In Japan, there’s a long tradition of soundtrack albums for video games that seem to sell well. Why do you think that hasn’t happened here?
I would love nothing more than to say that, “Oh yeah, it’s such a big business over there.” But the reality is that it’s actually somewhat of a myth. You can find soundtracks for every single anime that’s probably ever come out, right? I mean, there’s thousands of them over there. Here in America, there is about 70 to 100 video game soundtrack albums released every year, and some of them are selling in the hundreds of thousands of units. Some of them — most of them — the average video game soundtrack does better, sells better than the average film score in America.
We average about 10,000-15,000 in sales, and film scores are in about 5,000-6,000 range. Now, the difference of course being that a big AAA film, like our Titanics or the Avatars or the Spidermans or whatever, their soundtracks will sell in the hundreds of millions. Titanic sold 17 million albums. So we haven’t had our “Titanic” yet but, overall, it’s just as relevant over here. I will give you an example, our album, our first albums that we released, “Video Games Live, Volume 1”, we debut at number 10 on the Billboard Charts. And hoping to take that number 1 spot with our — at least in the classical category, when our second one comes out in a couple of weeks.
So, in terms of the set list and the way it’s evolved, how do you choose new music to put into the concert? Do you make it fit into a larger flow you have in mind for the show?
I don’t care if the game’s come out yet or if it hasn’t sold any units. It has to be great music. When I create a set list for the show, I need it to be dynamic. I don’t want it to just be all of the same style of music. All giant thematic music for two hours gets old really quick. I wanted some interactive fun segments in there. It might be bringing somebody up on stage and having them be the controller of a spaceship from “Space Invaders” and having them run back and forth, and the ship follows him wherever he goes, while the orchestra is playing the music and counting down the level.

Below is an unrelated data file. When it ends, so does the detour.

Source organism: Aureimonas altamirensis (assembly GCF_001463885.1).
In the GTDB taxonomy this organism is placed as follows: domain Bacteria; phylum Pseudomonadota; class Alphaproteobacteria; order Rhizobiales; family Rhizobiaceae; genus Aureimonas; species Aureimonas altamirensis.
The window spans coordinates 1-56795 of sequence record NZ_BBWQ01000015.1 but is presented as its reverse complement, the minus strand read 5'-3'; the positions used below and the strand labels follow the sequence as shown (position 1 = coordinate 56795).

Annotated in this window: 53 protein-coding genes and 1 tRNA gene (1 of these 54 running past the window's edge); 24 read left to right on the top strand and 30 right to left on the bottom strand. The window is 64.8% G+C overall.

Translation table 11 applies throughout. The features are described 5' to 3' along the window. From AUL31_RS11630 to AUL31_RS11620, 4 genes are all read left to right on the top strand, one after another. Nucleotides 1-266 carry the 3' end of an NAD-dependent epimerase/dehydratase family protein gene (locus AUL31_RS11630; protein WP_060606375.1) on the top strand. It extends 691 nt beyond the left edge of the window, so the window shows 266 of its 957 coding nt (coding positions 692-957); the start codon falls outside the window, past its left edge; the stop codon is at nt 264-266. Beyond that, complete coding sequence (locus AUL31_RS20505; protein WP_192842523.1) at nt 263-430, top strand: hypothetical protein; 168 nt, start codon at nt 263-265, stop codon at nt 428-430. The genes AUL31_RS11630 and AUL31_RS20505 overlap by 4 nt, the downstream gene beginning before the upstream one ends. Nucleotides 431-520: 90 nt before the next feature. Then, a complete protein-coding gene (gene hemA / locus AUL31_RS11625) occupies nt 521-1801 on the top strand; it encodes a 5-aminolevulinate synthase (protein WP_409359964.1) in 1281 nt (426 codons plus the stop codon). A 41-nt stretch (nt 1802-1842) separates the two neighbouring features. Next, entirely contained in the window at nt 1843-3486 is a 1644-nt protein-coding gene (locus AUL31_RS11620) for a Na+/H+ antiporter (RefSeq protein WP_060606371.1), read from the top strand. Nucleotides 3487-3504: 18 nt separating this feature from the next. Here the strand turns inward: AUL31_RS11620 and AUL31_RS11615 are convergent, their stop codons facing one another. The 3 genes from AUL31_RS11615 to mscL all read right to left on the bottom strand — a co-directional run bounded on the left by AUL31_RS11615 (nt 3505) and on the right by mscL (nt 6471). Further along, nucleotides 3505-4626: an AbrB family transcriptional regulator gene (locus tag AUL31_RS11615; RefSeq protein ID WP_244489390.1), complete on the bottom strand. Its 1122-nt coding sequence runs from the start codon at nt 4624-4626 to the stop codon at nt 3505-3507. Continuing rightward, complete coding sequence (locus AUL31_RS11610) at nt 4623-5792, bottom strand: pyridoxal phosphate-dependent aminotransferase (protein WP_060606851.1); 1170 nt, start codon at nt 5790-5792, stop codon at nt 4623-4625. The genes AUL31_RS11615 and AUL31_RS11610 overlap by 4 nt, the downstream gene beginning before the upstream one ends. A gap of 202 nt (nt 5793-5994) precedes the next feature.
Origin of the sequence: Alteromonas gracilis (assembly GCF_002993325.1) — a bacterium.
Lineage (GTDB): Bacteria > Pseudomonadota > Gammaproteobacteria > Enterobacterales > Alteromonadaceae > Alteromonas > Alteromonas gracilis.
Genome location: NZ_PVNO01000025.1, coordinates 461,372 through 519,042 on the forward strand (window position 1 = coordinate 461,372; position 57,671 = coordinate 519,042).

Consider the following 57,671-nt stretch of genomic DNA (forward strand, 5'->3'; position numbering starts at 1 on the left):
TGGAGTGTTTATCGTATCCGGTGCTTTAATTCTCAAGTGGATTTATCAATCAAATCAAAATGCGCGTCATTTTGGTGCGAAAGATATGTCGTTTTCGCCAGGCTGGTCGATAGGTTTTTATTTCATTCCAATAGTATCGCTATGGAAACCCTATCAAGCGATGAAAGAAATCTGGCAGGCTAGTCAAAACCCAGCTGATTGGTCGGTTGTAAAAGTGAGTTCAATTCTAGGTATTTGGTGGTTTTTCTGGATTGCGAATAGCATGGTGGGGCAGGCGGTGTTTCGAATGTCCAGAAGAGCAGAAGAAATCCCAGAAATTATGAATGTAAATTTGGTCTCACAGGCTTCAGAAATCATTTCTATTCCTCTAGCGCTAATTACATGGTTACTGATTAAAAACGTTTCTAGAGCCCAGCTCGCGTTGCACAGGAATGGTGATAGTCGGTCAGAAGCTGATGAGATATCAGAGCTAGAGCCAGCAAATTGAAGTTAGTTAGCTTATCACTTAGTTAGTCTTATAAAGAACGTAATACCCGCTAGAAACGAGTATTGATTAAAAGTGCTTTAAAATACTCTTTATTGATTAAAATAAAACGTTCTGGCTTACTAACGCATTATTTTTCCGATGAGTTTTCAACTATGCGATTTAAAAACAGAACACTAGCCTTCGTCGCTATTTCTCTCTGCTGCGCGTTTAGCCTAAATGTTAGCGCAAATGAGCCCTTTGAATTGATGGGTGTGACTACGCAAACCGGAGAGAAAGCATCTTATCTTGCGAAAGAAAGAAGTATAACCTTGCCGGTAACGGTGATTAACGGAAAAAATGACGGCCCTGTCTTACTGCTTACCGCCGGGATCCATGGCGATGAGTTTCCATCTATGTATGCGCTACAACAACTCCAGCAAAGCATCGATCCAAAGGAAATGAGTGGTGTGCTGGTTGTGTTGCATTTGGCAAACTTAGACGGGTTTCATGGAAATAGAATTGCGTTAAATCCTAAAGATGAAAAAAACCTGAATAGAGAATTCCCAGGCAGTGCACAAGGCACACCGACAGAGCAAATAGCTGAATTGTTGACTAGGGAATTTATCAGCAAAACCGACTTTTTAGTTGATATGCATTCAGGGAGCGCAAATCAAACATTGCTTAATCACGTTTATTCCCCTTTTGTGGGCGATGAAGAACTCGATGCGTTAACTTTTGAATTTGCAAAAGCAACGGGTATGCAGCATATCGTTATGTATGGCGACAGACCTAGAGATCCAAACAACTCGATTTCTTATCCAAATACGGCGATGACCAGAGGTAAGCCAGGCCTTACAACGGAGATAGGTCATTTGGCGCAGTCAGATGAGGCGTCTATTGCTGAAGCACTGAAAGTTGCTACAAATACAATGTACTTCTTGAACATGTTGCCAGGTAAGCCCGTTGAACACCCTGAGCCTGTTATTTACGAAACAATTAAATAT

Then we have soloists as well. We will bring soloists out like Martin Leung, the Video Game Pianist, who is the kid who blindfolded himself and played the “Mario” theme on piano; he got over 40 million views of that video where he does that. He comes on tour with us, and he is always changing up and doing cool things. And then I will come out with the guitar towards the end of the show to kind of bring a little different feeling there.
It’s probably important to note that I’ve created over 60 segments for Video Games Live, but we can only play about 18-20 of them a night. So I have never actually played the same show twice, ever. For example, this is our fifth year back to LA for E3, and the set list was 90% different than any other show we have ever played there before.
It sounds like you’ve built up a nice repertoire of material.
When I first started Video Games Live over eight years ago, everybody thought I was completely insane. “This isn’t Japan,” they said. Even in Japan, they thought we were nuts. At the first show at the Hollywood Bowl on July 6, 2005, it was the first time that the music to “Metal Gear Solid” had ever been played live.
That’s really surprising, especially for “MGS.”
Amazing, right? And obviously things like “Halo” and “Warcraft” had never been performed live. “Sonic the Hedgehog”, never been performed live until we did it at the Hollywood Bowl. Once we did that first show, and over 11,000 people showed up, people started believing in it. Now, a lot of the publishers are very, very supportive of what we do.
You know, who wouldn’t want their product on something like a PBS, that’s going to reach 90 million households? It really is a positive thing for their product. You know the deal: whenever video games come up in the national media in this day and age, it’s something negative. “Oh, ‘Grand Theft Auto’ and Hot Coffee!” Or, “this guy killed these teenagers and he was playing this game.” “Oh, video games aren’t art” Whatever the national story is at the time, it’s usually negative.
Well, here is something that’s positive. Here is something where video games aren’t what you think they are, for all you non-gamers out there. A small percentage of games actually have an M rating, and a smaller percentage of games are having negative things happen. And here is a celebration of the industry with Video Games Live, in a culturally significant and artistic way.
The Video Games Live special is airing on PBS during July and August. Check your local PBS station to see when it’ll be on.